diversity refers to the variety of habitats and species communities as well as the ecological processes within ecosystems whereas species diversity refers to the variety of living organisms and genetic diversity to the total genetic information contained in the genes of an individual species (Kottelat and Whitten, 1996). ‘Freshwater biodiversity’ refers to the species and habitats within inland waters. Inland fisheries have the potential to provide good quality protein and their products can benefit the people without the need for complex and expensive harvesting, processing, marketing and transportation infrastructures. Potential fish yields vary from system to system and are a function of interacting abiotic and biotic factors. These fishery resources, upon which people depend on, are renewable when managed scientifically, on the other hand, when abused, they can become extinct. Unfortunately, the fishing sector seems to follow the latter path. Due to the increasing pressure from growing population and rapid modernization, ichthyobiodiversity is now getting depleted at an unprecedented rate. Fish habitats are destroyed as a consequence of many factors. Headwater regions of streams are altered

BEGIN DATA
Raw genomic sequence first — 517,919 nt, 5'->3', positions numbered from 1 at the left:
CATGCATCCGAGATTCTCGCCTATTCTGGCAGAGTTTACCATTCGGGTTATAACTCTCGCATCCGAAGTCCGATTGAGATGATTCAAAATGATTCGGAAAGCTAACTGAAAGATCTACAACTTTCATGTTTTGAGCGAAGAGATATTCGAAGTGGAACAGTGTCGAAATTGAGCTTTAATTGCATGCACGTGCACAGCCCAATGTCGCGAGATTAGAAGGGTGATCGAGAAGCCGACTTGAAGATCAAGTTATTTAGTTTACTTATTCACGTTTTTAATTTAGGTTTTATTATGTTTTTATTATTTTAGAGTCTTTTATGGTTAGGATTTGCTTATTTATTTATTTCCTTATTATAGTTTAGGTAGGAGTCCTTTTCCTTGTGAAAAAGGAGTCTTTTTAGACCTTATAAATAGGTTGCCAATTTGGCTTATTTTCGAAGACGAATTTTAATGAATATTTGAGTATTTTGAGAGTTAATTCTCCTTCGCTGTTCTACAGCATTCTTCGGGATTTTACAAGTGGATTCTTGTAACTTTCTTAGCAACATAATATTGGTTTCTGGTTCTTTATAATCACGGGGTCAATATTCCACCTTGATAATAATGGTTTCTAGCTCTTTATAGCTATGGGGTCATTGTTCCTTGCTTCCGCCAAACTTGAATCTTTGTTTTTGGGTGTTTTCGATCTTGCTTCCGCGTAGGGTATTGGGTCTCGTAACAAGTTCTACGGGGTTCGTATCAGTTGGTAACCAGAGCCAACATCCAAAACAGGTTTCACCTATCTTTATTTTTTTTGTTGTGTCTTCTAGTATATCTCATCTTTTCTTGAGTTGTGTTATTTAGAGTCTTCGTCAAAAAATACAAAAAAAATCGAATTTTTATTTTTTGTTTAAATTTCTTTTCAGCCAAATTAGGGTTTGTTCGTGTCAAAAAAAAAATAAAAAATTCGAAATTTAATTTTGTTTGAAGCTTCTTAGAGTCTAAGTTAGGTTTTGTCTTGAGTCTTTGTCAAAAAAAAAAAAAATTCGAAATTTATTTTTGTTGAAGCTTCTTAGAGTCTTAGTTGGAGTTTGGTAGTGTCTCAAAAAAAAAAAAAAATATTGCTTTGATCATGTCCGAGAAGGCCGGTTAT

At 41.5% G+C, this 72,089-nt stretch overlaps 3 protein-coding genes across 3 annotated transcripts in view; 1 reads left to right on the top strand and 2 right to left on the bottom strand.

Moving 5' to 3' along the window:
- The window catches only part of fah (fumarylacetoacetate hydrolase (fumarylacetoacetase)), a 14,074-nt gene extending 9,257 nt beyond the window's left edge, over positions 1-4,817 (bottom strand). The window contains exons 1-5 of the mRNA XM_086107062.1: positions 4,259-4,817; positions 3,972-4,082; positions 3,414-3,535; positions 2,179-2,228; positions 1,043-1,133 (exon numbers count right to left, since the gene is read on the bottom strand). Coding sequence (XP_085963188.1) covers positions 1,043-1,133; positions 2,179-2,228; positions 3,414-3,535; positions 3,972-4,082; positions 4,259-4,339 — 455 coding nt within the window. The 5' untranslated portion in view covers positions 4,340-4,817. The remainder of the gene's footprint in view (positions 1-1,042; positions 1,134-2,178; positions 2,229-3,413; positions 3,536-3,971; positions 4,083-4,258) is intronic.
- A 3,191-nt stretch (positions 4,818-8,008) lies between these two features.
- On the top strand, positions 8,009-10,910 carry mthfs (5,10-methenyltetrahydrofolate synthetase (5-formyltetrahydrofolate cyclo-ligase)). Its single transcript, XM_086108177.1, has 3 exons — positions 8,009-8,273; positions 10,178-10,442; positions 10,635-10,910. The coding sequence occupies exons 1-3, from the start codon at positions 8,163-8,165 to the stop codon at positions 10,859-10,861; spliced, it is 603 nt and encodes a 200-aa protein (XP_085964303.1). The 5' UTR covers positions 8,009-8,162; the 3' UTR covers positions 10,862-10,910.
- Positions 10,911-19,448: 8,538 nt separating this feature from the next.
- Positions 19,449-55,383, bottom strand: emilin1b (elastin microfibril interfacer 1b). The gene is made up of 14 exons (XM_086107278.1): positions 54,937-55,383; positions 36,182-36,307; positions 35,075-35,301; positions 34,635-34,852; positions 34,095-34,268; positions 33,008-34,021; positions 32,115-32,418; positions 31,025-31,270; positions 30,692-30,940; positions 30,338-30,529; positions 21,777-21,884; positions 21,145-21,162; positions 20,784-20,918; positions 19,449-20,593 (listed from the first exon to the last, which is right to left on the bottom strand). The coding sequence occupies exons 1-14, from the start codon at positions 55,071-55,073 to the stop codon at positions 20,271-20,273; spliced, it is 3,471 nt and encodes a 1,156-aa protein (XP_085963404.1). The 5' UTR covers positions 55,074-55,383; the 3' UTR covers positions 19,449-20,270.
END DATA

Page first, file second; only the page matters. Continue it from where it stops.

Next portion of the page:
by deforestation which, in turn, results in soil erosion, landslides and siltation, thereby destroying the breeding habitats of many species.

Agricultural run—off, pesticides, fertilizers, sewage and chemical pollutants add additional stresses to the resident fish populations. lmpoundments for water retention and electrical generation create barriers to the natural dispersal pathways of migratory fishes and eliminate opportunities for gene flow among populations of primary freshwater species. Canalization and diversion of streams have eliminated riparian zones and destroyed aquatic ecosystems that maintain water quality, nutrient recycling, etc., which contribute to the nurture of fish populations. Introduced exotic species is an additional threat to the native species as they compete with them for food as well as space and also transmit exotic diseases to

the native ones (Vrijenhoek,1998). In order to prevent decline of

biodiversity due to human intervention or othewvise, it is necessary to

understand how the diversity of life is maintained under natural

conditions. The assessment of biodiversity in an ecosystem by and large

depends on making detailed inventories of species but this is a

formidable task.

India is one among the 12 mega—diversity countries (Mc Neely et al., 1990) with two globally recognized hotspots of biodiversity, the Western Ghats and Eastern Himalayas (Meyers, 1990). With respect to endemic fish taxa, Western Ghats is known as the richest region in India encompassing around 192 endemic species of the total 287 species of fishes (Shaji et al., 2000). It forms a natural wall on the eastern side of